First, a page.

Acquisitions. We are very pleased with the integration of GMD Specialties and Bock Simpson which were acquired during the quarter. They compliment our existing businesses nicely. They both are a good strategic fit; they allow expansion in our core markets with our core customers. GMD provides a variety of track and signal products that expands our presence with critical components. We expect some incremental business due to PTC, positive train controller implementation. Bock Simpson designs and manufactures electronic instrumentation products. This business strengthens our position in transit rail electronics and provides additional market penetration with commuter and transit customers. Both will have growth opportunities now that they’re part of Wabtec.

We also expect margin opportunities through the application of our Wabtec performance system.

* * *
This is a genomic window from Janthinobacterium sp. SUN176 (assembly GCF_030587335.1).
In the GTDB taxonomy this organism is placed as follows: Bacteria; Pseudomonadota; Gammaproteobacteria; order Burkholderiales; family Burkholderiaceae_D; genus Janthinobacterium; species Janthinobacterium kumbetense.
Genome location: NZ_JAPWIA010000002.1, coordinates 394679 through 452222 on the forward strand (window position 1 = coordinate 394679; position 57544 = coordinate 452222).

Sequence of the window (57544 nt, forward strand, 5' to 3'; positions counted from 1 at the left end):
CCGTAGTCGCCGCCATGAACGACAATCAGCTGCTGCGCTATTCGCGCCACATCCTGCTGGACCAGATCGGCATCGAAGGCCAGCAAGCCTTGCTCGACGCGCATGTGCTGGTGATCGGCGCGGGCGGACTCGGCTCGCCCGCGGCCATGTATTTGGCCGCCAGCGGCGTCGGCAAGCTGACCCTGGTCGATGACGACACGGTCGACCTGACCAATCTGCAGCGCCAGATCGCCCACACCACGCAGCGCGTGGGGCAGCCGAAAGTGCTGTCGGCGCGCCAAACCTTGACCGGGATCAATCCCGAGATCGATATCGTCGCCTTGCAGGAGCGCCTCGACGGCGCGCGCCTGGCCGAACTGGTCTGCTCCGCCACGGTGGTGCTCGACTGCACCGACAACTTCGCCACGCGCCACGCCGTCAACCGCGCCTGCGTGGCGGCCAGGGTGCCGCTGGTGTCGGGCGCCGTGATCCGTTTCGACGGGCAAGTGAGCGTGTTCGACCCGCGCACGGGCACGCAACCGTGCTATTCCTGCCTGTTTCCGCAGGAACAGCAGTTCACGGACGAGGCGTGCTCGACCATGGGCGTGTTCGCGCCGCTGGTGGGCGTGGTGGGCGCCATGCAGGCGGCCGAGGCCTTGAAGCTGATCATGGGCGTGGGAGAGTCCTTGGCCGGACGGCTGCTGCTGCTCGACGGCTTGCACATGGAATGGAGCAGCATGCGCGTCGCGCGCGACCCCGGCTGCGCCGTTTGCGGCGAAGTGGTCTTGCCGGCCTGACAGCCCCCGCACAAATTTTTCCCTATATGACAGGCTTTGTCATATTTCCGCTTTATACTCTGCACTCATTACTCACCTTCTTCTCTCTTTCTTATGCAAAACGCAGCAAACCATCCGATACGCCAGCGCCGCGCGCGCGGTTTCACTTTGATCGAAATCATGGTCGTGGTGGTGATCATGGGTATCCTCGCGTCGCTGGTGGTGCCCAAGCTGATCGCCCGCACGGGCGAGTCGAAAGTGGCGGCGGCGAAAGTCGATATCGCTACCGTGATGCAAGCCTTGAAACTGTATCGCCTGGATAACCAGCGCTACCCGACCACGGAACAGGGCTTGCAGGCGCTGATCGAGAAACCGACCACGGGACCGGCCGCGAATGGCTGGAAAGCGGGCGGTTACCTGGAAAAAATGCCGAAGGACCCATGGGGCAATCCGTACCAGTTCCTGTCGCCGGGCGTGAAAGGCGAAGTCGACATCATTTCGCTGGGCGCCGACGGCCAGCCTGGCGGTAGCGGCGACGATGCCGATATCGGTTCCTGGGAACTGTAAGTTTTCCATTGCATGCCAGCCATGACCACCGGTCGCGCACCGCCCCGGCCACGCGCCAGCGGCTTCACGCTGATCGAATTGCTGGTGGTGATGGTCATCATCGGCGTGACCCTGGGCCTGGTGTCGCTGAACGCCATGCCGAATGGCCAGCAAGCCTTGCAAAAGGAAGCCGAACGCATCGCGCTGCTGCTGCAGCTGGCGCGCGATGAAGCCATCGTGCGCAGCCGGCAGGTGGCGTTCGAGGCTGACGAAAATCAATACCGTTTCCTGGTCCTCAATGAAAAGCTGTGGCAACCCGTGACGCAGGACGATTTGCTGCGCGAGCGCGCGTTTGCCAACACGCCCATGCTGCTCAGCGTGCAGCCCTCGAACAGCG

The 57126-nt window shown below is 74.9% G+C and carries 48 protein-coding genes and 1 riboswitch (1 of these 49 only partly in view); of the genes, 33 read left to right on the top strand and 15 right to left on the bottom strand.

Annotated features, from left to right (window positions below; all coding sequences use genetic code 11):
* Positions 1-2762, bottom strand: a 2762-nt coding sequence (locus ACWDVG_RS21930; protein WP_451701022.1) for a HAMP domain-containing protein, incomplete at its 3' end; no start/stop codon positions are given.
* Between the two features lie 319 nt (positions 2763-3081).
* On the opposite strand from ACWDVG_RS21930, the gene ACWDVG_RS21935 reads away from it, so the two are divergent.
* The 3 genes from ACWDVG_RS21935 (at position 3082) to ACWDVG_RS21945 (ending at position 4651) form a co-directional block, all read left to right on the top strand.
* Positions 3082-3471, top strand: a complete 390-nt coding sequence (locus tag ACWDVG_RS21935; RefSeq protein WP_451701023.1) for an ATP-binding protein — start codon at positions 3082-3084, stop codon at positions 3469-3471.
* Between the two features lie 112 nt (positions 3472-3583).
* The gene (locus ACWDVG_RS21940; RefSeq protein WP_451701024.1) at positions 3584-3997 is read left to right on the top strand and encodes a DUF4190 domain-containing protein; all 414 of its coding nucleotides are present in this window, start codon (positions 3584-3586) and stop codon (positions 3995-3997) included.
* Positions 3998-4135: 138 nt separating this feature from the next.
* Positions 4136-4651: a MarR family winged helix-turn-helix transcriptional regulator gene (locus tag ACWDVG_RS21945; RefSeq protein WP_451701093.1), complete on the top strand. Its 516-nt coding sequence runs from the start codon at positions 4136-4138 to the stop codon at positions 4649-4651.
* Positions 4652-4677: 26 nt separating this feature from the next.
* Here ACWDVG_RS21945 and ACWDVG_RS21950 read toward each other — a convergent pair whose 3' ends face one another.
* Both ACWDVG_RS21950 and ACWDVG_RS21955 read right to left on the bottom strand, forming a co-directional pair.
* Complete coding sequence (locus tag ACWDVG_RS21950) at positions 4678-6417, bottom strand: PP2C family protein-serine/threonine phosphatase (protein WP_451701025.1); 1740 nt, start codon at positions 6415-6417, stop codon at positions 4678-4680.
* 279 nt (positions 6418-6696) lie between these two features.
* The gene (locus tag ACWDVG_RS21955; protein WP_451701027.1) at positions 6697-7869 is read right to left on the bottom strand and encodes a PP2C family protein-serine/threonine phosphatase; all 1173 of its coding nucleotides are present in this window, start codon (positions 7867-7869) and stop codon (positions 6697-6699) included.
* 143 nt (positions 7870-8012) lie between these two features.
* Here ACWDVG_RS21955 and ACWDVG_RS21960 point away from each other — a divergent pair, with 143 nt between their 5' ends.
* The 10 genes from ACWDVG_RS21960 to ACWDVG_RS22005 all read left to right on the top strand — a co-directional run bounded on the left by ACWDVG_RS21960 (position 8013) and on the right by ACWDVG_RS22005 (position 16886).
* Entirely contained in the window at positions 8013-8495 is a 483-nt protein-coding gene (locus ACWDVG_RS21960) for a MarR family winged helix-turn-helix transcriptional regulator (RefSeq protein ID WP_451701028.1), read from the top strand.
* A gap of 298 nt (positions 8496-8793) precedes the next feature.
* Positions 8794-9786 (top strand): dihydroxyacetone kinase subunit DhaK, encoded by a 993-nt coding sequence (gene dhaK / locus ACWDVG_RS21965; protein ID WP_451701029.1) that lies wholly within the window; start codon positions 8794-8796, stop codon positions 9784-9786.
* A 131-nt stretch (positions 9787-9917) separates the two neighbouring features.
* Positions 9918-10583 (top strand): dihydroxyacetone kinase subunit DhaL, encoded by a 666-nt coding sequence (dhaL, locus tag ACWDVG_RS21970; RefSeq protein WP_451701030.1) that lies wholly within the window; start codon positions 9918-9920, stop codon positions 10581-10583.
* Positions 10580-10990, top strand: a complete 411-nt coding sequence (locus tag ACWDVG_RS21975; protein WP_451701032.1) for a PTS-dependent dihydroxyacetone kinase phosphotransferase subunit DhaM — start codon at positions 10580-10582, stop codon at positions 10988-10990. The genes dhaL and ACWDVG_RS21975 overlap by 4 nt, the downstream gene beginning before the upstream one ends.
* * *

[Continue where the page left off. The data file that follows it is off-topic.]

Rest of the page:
I’ll turn it over to Alvaro now.

Alvaro Garcia-Tunon

Great, thanks Al and good morning everyone. As Al mentioned, I think we had a very good performance in the quarter and we remain and continue to remain optimistic about our market position. In terms of specifics, I think there was a quarter I would classify as pretty normal, it wasn’t too much any one timers or ins or outs.

Sales were about 376 million, 14% higher than last year and the highest total sine the first quarter of '09. Of this increase, about half was organic with the rest coming from acquisitions. A definite positive was freight group sales which were up 68% with about two thirds of that coming from organic growth. So we see the revival of the freight market and we expect that to continue.